Some staff will prefer to work from school. To provide the choice to educators would likely result in just-right, healthy numbers of educators working from classrooms. Typically, when you give educators voice and leadership over their work, the decisions are solid, positive, and enriching for students, families, and the educators too. 

Teacher Leadership

Sadly, the pandemic has resulted in a blow to teacher leadership. So many making decisions and speaking about schools during a pandemic are leaders without classroom teaching experience. The way they discuss schools and their mission/vision related to education are often outdated, self-serving, and negative. To allow educators to lead their profession will result in more positive, effective learning programs that match pandemic limitations, health concerns, and students' amazing potential. 


There is confusion over childcare and education. While educators do care for children, their priority is to educate children. I believe that the country should have given every family with children under 12 making $200,000 or less a year a healthy childcare stipend. That stipend could have supported parents who want to stay home, relatives/friends who are willing to offer childcare, or safe childcare centers. This would have taken care of the childcare situation, and then I believe that schools could focus on what it means to teach well during a pandemic by prioritizing consistent, dynamic, healthy programs to promote the best of what children can learn and do in modern, brain-friendly, holistic ways.

Remote Learning

I believe that leadership should have looked for the promise in the pandemic problem. The promise for education was to look for ways to elevate the ability to teach remotely in creative, life-enriching ways. To maximize that promise for the relatively short-time that full-time remote learning will take place, would add capacity to schools into the future.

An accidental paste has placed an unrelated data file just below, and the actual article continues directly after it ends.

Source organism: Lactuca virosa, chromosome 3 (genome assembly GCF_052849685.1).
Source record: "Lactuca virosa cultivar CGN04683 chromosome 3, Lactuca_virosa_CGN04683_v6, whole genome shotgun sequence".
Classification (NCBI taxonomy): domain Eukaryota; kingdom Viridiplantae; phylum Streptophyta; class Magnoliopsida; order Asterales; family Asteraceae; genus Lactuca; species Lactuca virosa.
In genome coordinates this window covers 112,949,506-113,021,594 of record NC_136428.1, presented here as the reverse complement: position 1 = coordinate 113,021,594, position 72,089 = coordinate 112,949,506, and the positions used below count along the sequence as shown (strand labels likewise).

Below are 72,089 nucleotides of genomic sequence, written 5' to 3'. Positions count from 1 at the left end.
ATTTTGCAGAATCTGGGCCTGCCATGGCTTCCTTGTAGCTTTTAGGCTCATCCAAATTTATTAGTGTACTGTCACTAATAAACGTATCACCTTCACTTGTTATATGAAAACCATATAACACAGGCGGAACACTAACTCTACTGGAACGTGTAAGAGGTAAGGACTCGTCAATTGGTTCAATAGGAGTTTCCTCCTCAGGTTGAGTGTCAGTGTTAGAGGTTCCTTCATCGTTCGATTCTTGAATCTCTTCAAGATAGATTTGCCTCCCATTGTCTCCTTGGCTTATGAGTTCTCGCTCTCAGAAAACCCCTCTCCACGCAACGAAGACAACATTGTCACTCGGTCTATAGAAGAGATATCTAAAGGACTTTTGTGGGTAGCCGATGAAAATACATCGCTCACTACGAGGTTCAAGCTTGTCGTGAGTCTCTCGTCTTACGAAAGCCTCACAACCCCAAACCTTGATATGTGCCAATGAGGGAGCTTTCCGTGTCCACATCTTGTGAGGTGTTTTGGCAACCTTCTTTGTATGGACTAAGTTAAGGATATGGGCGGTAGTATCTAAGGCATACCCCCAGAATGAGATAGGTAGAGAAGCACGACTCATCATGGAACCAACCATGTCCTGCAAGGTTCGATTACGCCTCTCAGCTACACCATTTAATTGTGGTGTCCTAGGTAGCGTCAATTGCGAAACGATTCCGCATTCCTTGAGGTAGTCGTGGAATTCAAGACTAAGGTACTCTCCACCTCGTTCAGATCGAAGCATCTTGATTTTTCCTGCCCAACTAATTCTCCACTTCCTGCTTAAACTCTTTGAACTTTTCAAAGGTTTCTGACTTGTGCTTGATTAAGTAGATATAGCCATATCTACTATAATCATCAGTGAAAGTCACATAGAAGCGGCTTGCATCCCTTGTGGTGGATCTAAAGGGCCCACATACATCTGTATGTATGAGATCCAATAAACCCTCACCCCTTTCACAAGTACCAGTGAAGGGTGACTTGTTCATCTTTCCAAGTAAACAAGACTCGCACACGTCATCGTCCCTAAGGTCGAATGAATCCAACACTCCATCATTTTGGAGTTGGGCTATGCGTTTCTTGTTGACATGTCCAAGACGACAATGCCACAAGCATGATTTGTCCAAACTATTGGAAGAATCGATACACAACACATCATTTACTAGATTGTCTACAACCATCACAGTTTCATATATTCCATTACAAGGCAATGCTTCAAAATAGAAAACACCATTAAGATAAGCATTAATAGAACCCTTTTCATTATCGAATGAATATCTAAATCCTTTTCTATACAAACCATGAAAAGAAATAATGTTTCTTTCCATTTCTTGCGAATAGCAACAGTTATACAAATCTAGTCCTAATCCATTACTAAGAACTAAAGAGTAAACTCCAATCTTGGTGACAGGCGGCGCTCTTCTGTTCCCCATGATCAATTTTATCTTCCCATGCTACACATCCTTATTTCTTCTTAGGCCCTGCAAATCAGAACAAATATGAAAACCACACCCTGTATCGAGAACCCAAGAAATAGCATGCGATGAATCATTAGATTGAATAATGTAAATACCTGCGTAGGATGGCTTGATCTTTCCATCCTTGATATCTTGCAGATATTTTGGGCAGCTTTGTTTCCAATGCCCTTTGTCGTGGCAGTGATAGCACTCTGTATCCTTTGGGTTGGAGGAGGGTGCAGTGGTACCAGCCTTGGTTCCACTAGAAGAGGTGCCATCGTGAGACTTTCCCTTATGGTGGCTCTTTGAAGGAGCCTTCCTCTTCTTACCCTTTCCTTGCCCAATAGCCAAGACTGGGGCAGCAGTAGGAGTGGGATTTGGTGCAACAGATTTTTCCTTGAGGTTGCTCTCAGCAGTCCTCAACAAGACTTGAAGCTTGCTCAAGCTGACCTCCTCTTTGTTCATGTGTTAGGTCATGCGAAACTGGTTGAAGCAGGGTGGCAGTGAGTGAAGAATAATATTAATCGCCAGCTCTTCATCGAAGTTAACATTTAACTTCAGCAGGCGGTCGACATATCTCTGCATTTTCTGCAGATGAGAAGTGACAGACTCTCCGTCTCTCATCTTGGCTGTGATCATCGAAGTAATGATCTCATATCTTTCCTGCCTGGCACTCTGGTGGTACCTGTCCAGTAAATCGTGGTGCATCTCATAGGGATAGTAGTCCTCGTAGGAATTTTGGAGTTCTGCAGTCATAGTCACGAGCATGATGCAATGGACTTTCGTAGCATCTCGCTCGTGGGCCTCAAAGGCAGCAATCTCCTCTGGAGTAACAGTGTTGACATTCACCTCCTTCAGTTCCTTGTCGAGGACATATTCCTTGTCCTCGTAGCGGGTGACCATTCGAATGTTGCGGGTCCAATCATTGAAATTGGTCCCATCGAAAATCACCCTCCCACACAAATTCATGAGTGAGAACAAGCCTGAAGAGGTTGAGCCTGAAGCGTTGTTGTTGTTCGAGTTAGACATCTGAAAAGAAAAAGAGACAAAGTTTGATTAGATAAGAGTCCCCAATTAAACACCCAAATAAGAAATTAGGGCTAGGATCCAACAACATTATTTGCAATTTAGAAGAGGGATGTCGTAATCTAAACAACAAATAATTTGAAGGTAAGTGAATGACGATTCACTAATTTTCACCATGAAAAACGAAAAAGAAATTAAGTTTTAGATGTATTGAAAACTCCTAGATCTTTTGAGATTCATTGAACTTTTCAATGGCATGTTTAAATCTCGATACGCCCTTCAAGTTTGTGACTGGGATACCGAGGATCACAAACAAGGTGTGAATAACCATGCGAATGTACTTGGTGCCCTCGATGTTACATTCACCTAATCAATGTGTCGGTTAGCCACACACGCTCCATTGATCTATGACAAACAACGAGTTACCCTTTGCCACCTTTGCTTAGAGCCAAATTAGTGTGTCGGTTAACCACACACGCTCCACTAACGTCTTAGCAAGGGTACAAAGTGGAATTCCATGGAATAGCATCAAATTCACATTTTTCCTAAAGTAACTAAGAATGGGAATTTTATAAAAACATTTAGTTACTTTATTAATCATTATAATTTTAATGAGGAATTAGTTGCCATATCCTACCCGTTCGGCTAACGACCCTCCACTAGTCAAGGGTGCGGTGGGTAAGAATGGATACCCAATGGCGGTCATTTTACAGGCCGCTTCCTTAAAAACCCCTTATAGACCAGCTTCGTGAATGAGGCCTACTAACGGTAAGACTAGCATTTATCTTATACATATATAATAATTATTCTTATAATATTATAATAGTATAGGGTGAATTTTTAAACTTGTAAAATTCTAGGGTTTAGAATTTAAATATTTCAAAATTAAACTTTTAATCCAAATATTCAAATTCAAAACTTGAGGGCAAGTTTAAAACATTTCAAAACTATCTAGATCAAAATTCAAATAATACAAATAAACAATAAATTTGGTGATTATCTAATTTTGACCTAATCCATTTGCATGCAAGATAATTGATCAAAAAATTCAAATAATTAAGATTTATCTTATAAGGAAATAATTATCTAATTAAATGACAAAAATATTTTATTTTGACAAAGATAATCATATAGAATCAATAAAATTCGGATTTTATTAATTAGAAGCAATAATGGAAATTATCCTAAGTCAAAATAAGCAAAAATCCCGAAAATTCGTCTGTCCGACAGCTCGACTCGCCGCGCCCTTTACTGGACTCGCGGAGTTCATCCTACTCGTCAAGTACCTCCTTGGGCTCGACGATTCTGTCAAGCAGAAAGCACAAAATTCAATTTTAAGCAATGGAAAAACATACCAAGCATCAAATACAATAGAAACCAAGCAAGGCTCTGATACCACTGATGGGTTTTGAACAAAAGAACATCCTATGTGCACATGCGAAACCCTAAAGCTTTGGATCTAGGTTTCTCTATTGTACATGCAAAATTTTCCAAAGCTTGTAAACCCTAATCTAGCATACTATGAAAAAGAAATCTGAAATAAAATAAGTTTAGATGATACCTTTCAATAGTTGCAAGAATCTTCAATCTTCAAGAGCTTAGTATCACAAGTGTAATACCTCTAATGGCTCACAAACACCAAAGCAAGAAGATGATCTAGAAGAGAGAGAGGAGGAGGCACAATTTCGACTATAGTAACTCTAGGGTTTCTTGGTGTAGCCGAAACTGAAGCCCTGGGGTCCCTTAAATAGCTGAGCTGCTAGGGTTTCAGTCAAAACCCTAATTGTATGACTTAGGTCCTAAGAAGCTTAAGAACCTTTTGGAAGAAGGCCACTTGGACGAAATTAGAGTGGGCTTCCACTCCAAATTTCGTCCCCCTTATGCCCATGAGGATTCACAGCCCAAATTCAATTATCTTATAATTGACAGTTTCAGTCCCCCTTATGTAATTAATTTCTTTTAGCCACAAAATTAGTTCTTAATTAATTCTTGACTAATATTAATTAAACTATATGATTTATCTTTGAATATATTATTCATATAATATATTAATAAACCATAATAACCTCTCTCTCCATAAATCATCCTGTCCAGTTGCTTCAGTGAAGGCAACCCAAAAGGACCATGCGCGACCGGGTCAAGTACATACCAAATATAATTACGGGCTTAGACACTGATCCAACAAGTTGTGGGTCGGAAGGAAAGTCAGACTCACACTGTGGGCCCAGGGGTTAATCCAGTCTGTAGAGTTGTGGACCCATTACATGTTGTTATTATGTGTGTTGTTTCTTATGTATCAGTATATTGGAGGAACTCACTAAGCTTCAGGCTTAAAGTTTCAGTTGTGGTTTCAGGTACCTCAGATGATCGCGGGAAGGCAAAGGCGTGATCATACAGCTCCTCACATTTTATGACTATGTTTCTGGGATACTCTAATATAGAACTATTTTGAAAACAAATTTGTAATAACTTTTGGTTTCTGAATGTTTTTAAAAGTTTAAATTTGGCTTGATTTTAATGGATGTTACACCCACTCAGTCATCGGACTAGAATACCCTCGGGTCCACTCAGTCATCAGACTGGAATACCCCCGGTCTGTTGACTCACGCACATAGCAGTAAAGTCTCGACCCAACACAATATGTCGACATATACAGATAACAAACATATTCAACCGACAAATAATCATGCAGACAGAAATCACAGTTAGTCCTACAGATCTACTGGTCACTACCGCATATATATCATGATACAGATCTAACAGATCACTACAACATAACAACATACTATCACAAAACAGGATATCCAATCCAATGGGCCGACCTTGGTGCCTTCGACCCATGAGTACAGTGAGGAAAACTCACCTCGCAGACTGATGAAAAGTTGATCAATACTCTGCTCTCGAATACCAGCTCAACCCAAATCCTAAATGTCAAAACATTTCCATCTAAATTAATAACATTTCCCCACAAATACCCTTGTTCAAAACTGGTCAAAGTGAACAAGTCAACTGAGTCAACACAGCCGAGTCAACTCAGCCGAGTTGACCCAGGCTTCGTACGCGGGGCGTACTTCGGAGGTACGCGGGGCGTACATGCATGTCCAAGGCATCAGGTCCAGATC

Another promise the pandemic problem holds is the promise to uplift families in every community with good supports. Rather than focus on the school as the center of social services, communities could re-look at how they deploy social services such as good medical care, nutrition, quality homes, healthy recreation, safe neighborhoods, and childcare in new and creative ways that build strong communities and elevate responsibilty/ability for families to care for their children in positive ways. 

Sadly, I believe that many school systems and decision makers ignored teacher leadership when it came to decisions for teaching/learning during a pandemic. Had they put educators center stage with regard to these decisions with lots of choice, decisions would have been better and lots of time would not have been wasted. We can do better when it comes to leadership and decision making for top-notch education, and we must if we want to continue to educate children with quality and commitment.